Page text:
It should be possible to use the data from millions of smart meters already installed in homes and small businesses to support public policy making and practice. But there are important gaps in making that possible – and perhaps the biggest gap is that there is no central repository providing simple access to aggregated or anonymised smart meter data, according to the Public Interest Advisory Group (PIAG). The groups led by Sustainability First and CSE called for the data to be opened up and in particular the report concluded that government and industry should make use of gas smart meter data to help decarbonise heat.
In its final report PIAG says that without better demand-side data, BEIS and Ofgem risk ‘flying blind’ into the energy transition. Most GB energy systems planning is built on a weak foundation. It relies on simple estimated annual consumption – but in designing and managing the system the time when energy is used is becoming more important, with the rise of renewables and EVs and the growing focus on seasonal heat decarbonisation.
Utilities have increasing access to ‘time of use’ data but the regulator does not, so PIAG says the regulator suffers from more ‘information asymmetry’ in trying to oversee the industry, making it harder to monitor and evaluate new options such as time-of-use tariffs. Ofgem’s plans for half-hourly settlement have progressed with the potential, in principle, for an eventual gateway to smart meter data and meanwhile five out of six DNOs have also gained approval for Privacy Plans that enable them to start collecting anonymised half-hourly smart meter consumption data.
Lack of access to accurate and fine-grain gas and electricity consumption data at a local level is a barrier to local area energy planning, which is increasingly seen as a crucial component of the energy transition.
On heat, policy is being developed against “a complete paucity of demand-side data,” reflecting in part the low priority that has historically been attached to understanding gas demand, the report says.
Bolder steps ‘imperative’
Government and the industry have both seen the value of data and the result has been The Modernising Energy Data programme which followed on from the Energy Data Taskforce and includes the principle that energy system data should be ‘presumed open’.
shortly providing a clear direction.
PIAG says it is now “imperative that bolder steps are taken to push forward with making use of smart meter data for public interest purposes”. In advance of BEIS’s publication of an Energy Data and Digitalisation Strategy it called for
• BEIS Energy Statistics to be expanded to respond to users’ needs, with at least monthly metered consumption data alongside key metrics such as maximum demand.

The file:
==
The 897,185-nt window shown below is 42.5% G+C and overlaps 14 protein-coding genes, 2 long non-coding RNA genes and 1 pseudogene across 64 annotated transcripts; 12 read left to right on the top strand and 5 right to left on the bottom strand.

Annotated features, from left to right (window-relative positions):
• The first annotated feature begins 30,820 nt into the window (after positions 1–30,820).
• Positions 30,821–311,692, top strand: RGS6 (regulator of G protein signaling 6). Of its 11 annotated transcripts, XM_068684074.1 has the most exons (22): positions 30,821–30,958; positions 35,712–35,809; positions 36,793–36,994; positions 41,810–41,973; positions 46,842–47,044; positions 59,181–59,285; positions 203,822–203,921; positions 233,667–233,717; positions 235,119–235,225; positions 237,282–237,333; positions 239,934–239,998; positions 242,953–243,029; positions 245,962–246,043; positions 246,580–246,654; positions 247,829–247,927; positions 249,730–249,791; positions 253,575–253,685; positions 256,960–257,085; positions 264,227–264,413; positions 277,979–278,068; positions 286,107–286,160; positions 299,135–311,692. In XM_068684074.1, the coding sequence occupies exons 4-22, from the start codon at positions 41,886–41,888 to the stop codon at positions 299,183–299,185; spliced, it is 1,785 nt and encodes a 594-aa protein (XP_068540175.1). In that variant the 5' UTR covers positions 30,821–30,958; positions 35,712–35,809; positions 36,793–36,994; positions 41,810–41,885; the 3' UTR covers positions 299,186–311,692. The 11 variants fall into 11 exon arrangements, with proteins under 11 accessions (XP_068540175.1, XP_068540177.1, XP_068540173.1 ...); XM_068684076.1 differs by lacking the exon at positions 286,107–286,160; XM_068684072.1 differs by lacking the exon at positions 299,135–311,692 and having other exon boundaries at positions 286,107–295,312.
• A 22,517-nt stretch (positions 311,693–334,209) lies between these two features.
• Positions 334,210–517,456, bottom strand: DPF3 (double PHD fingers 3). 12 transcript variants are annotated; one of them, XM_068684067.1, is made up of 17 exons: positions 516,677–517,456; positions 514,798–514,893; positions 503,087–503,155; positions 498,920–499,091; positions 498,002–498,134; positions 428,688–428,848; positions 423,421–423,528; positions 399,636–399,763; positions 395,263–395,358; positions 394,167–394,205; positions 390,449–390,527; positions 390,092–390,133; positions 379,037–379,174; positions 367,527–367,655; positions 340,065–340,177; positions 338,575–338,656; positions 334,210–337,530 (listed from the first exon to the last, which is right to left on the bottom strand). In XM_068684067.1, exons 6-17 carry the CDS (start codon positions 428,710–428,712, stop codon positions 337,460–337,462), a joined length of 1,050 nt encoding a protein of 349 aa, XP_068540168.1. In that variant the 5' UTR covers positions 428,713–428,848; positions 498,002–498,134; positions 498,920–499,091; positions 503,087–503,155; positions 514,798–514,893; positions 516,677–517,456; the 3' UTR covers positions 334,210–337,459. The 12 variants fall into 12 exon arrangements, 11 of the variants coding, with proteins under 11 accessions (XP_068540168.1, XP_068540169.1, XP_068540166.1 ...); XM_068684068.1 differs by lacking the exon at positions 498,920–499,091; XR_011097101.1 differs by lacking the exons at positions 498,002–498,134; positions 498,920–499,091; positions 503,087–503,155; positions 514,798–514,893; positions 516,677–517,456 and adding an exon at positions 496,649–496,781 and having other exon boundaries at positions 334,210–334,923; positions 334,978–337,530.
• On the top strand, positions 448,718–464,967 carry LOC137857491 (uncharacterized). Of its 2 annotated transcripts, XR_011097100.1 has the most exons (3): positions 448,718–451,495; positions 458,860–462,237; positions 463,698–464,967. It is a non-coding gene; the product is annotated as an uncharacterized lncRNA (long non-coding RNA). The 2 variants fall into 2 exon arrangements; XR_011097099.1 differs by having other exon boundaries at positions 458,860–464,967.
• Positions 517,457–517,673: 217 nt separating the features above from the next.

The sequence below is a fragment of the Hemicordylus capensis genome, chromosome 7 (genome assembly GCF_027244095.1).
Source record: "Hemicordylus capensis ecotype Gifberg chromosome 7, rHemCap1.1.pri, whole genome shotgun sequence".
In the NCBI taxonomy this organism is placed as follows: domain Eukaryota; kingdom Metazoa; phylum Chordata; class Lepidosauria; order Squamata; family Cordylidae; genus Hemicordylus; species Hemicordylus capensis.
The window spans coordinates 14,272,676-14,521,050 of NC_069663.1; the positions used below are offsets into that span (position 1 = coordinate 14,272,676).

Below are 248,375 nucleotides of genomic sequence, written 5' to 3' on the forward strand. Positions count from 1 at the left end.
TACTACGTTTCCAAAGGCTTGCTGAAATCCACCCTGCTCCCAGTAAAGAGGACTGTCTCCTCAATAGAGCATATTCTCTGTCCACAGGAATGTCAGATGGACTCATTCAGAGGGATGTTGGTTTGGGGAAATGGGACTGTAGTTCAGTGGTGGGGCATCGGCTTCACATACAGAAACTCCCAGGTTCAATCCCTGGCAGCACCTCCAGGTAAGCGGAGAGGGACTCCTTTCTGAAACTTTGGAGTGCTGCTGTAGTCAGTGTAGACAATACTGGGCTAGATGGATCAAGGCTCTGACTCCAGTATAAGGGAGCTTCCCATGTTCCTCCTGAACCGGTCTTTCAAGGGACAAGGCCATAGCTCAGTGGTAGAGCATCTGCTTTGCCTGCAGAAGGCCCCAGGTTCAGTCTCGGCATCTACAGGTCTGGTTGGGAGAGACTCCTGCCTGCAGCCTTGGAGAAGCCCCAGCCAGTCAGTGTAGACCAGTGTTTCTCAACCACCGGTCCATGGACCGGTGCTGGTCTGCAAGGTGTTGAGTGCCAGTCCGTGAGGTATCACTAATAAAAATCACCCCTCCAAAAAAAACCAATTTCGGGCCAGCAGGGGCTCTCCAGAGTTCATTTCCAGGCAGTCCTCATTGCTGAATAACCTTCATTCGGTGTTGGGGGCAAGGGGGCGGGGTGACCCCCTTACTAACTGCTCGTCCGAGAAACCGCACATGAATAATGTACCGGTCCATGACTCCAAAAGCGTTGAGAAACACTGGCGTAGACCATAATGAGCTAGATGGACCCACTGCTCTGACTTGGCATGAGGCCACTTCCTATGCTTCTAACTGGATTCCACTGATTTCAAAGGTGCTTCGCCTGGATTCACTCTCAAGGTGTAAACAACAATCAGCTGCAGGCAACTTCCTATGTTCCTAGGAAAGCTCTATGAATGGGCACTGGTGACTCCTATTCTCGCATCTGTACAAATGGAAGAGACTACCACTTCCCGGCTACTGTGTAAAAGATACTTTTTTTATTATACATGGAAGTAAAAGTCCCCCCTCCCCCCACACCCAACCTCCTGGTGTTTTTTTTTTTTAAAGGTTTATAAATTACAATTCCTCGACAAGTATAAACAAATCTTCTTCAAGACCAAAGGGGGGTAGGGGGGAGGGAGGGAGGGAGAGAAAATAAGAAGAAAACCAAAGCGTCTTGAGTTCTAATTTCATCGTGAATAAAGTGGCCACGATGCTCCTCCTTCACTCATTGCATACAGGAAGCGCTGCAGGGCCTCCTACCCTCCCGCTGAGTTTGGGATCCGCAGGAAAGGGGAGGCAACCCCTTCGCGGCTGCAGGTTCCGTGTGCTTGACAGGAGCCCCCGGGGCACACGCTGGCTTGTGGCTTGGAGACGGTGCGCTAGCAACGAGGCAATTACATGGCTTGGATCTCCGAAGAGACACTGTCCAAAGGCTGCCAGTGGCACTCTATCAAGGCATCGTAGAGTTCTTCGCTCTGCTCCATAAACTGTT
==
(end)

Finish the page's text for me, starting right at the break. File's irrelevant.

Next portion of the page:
• UCL’s Smart Energy Research Lab to be extended beyond 2022 and access widened. This database spans gas and electricity and links energy consumption to socio-demographic and other data. Sustainability First wants it to have longer term funding and access be extended beyond the academic community.
• De-personalised smart meter data held by DNOs to be treated as ‘presumed open’, including an obligation on DNOs who use of smart meter data for their own operational and planning purposes to comply with Energy Data Best Practice Guidance.
• Smart meter data to be used to ‘train’ models to improve the accuracy of current representations of energy demand and improve the models’ predictive value for different types of intervention.
Major push on gas
The study concluded that it was “Time for a major push by Ofgem, BEIS and others on gas demand data”. That was driven by the importance of heat decarbonisation and the scale of that challenge. The report said gas demand data should be used for analytical purposes. Ofgem and BEIS should revisit expectations about GDNs’ participation in Smart DCC, considering the interest that DNOs will have in accessing that data to help in planning for heat electrification. There are also immediate opportunities to widen access to existing data sources such as Xoserve profiles data
Finally the report said the long-term solution requires access by a trusted processor to a comprehensive source of granular smart meter data. “In taking decisions on half-hourly settlement or on the role of an independent system operator, doors should be kept open where those bodies might facilitate access to data for a public interest purpose in the longer-term. As well as extending use of system data and metadata, all parties are urged to consider what role they might play in making aggregated and anonymised smart meter data more widely available.”
The smart meter data Public Interest Advisory Group (PIAG) was established in November 2017 by Sustainability First and the Centre for Sustainable Energy (CSE). The work was funded by Energy Systems Catapult, Greater London Authority, Elexon, Smart DCC and Electralink).
In Phase 1 it considered the consumer and wider policy context, looked at international experience and potential use cases, and set out an approach – building on models from other sectors – that could be used to provide smart meter data for statistical and research purposes.
In Phase 2 it demonstrated the additional value which smart meter data could contribute to the public interest, through a series of workshops looking at the use that could be made of aggregated / anonymised smart meter data to improve BEIS statistics, regulatory decisions, local area energy plans and heat policy.
Read the full PIAG report here